Natural World Heritage Sites in Mexico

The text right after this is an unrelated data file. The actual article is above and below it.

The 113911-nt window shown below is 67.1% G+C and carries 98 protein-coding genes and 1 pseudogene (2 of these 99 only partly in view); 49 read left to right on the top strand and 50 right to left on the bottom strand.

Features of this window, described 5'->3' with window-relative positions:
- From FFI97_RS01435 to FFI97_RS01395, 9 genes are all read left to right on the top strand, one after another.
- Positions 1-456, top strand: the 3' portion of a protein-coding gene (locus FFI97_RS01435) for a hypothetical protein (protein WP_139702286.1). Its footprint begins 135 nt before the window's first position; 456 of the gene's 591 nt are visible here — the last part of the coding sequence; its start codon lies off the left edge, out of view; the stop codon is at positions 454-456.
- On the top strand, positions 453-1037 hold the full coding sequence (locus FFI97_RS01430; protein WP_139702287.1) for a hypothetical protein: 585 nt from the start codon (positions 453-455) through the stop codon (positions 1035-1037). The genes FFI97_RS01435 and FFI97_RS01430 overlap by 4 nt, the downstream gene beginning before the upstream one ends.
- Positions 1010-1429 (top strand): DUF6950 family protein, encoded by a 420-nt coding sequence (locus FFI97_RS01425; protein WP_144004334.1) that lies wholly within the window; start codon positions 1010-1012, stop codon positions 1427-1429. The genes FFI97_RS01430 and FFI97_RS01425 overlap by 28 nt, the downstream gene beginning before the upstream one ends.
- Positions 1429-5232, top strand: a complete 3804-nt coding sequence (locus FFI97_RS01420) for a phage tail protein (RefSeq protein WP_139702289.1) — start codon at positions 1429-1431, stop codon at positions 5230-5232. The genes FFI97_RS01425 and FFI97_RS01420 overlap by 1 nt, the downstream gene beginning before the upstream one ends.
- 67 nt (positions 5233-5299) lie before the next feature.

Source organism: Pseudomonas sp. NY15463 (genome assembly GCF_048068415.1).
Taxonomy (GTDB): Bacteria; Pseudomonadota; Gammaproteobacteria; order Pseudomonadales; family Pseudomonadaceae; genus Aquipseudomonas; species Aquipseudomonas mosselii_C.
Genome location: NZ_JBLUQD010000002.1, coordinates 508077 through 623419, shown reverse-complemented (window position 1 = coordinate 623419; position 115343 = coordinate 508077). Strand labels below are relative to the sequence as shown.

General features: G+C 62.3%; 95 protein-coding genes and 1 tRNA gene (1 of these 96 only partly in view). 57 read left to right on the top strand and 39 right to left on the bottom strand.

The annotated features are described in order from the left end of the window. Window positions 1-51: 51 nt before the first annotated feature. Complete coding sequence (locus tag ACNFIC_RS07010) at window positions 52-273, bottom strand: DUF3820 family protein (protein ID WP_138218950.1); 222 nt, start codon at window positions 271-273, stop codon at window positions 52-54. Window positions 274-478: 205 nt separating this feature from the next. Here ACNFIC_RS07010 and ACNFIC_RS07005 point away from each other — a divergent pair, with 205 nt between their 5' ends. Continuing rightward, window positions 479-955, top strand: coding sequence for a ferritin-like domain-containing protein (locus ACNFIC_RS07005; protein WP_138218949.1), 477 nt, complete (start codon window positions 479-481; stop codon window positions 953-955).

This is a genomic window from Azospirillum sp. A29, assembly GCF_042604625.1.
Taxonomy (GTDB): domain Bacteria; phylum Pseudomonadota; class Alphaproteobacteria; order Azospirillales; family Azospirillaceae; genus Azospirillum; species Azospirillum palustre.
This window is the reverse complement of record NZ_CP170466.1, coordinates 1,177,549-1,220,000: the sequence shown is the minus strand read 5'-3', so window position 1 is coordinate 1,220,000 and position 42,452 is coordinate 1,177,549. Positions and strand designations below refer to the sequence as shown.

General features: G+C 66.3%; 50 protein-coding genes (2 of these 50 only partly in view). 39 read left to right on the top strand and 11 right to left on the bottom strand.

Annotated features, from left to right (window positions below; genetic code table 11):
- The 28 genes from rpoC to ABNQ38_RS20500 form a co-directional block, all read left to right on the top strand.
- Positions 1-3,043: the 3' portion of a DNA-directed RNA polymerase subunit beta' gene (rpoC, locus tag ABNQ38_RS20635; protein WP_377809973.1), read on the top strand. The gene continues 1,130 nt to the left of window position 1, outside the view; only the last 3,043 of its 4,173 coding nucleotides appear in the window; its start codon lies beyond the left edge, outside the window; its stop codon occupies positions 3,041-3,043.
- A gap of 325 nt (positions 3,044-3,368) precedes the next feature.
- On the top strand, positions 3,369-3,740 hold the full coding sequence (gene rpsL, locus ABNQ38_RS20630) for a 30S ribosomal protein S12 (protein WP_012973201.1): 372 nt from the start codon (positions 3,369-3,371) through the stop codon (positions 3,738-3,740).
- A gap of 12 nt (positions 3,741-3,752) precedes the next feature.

Sian Ka’an (Date of inscription: 1987) This biosphere reserve is a complex hydrological system named by the Mayan who once inhabited this region, Sian Ka'an means 'Origin of the Sky'. Located on the east coast of the Yucatán peninsula, this biosphere reserve contains tropical forests, mangroves and marshes, as well as a large marine section intersected by a barrier reef. It is the habitat of a remarkably rich flora and a fauna, including more than 300 species of birds and a large number of the region's characteristic terrestrial vertebrates. Facing its coast, in the Caribbean Sea, is the second largest coral reef in the world. Whale Sanctuary of El Vizcaino (Date of inscription: 1993) Located in the peninsula of Baja California, this sanctuary contains some exceptionally interesting ecosystems. It has been inscribed by UNESCO for the universal value as a reproduction and wintering site for the grey whale, harbor seal, California sea lion, northern elephant-seal and blue whale and four species of the endangered marine turtle. The gray whale makes a 22,000 km round trip at an average speed of 10 km/hr, believed to be the longest yearly migration of any mammal. Islands and Protected Areas of the Gulf of California (Date of inscription: 2005) Known by Jacques Cousteau as “the aquarium of the world”, this site gathers 244 islands, islets and coastal areas located in the Gulf of California, specifically in the Sea of Cortes. This zone is considered a natural laboratory for speciation research and all major oceanographic processes occurring throughout the planet are present here. Its dramatic beauty is formed by rugged islands with high cliffs and sandy beaches, in contrast with its surrounding desert. It is a diver’s paradise for the abundance of marine life, spectacular submarine forms and high water transparency. It is considered a world heritage site because it hosts 695 vascular plant species, 39% of the world’s total species of marine mammals and a third of the world’s marine cetacean species, more than any other site on the World Heritage List, giving it extraordinary importance for the study of marine and coastal processes. It supports the high marine productivity and biodiversity that characterize the Gulf of California and includes a diversity of habitats that range from temperate wetlands in the north to a tropical environment in the south. Monarch Butterfly Biosphere Reserve (Date of inscription: 2008) This biosphere spreads over 56,259 ha, within forested mountains 100 km from Mexico City. Every fall, millions of butterflies fly from Canada and United States to this forest reserve, where they spend the winter hibernating. Moving at a pace of almost 50 miles a day, these insects travel 2,800 miles or more between their starting and ending points. Even more remarkably, the ones that return to the places where Monarchs hibernate have never been there before, these are the great-great-great-grandchildren of those that performed the intrepid journey from southeast Canada and the United States to central Mexico. Their lives are threatened along the journey by storms, illnesses and predation by birds. The preservation of this forest ecosystem in Mexico is critical for the survival of the Monarch butterfly wintering, which has been recognized as an endangered biological phenomenon. The priority of world butterfly conservation efforts is to protect this natural world heritage site. Artículo Producido por el Equipo Editorial Explorando México. Copyright Explorando México, Todos Los Derechos Reservados. Foto: Julie-Chen